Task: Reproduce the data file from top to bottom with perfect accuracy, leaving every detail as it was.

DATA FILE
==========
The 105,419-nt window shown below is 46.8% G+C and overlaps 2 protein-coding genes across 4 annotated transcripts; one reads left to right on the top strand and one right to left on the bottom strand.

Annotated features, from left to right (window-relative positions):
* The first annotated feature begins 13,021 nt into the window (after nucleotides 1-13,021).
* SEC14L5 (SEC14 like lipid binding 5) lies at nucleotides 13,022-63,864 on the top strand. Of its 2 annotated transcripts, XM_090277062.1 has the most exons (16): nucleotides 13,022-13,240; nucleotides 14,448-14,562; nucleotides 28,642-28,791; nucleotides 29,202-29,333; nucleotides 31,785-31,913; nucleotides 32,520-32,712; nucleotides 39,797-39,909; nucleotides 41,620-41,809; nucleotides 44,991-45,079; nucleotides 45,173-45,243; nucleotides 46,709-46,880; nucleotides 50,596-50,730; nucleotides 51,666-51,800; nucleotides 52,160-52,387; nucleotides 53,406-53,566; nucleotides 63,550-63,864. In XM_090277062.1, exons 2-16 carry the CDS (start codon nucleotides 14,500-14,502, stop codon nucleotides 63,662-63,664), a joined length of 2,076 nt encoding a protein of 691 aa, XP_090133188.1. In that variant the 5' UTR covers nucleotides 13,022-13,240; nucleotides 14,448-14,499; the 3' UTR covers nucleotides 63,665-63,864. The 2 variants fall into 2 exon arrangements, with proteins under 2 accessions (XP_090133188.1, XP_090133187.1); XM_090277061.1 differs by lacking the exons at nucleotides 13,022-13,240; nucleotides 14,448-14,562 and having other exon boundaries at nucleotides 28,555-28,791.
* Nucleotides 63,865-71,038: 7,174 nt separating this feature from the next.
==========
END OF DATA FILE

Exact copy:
The 105,419-nt window shown below is 46.8% G+C and overlaps 2 protein-coding genes across 4 annotated transcripts; one reads left to right on the top strand and one right to left on the bottom strand.

Annotated features, from left to right (window-relative positions):
* The first annotated feature begins 13,021 nt into the window (after nucleotides 1-13,021).
* SEC14L5 (SEC14 like lipid binding 5) lies at nucleotides 13,022-63,864 on the top strand. Of its 2 annotated transcripts, XM_090277062.1 has the most exons (16): nucleotides 13,022-13,240; nucleotides 14,448-14,562; nucleotides 28,642-28,791; nucleotides 29,202-29,333; nucleotides 31,785-31,913; nucleotides 32,520-32,712; nucleotides 39,797-39,909; nucleotides 41,620-41,809; nucleotides 44,991-45,079; nucleotides 45,173-45,243; nucleotides 46,709-46,880; nucleotides 50,596-50,730; nucleotides 51,666-51,800; nucleotides 52,160-52,387; nucleotides 53,406-53,566; nucleotides 63,550-63,864. In XM_090277062.1, exons 2-16 carry the CDS (start codon nucleotides 14,500-14,502, stop codon nucleotides 63,662-63,664), a joined length of 2,076 nt encoding a protein of 691 aa, XP_090133188.1. In that variant the 5' UTR covers nucleotides 13,022-13,240; nucleotides 14,448-14,499; the 3' UTR covers nucleotides 63,665-63,864. The 2 variants fall into 2 exon arrangements, with proteins under 2 accessions (XP_090133188.1, XP_090133187.1); XM_090277061.1 differs by lacking the exons at nucleotides 13,022-13,240; nucleotides 14,448-14,562 and having other exon boundaries at nucleotides 28,555-28,791.
* Nucleotides 63,865-71,038: 7,174 nt separating this feature from the next.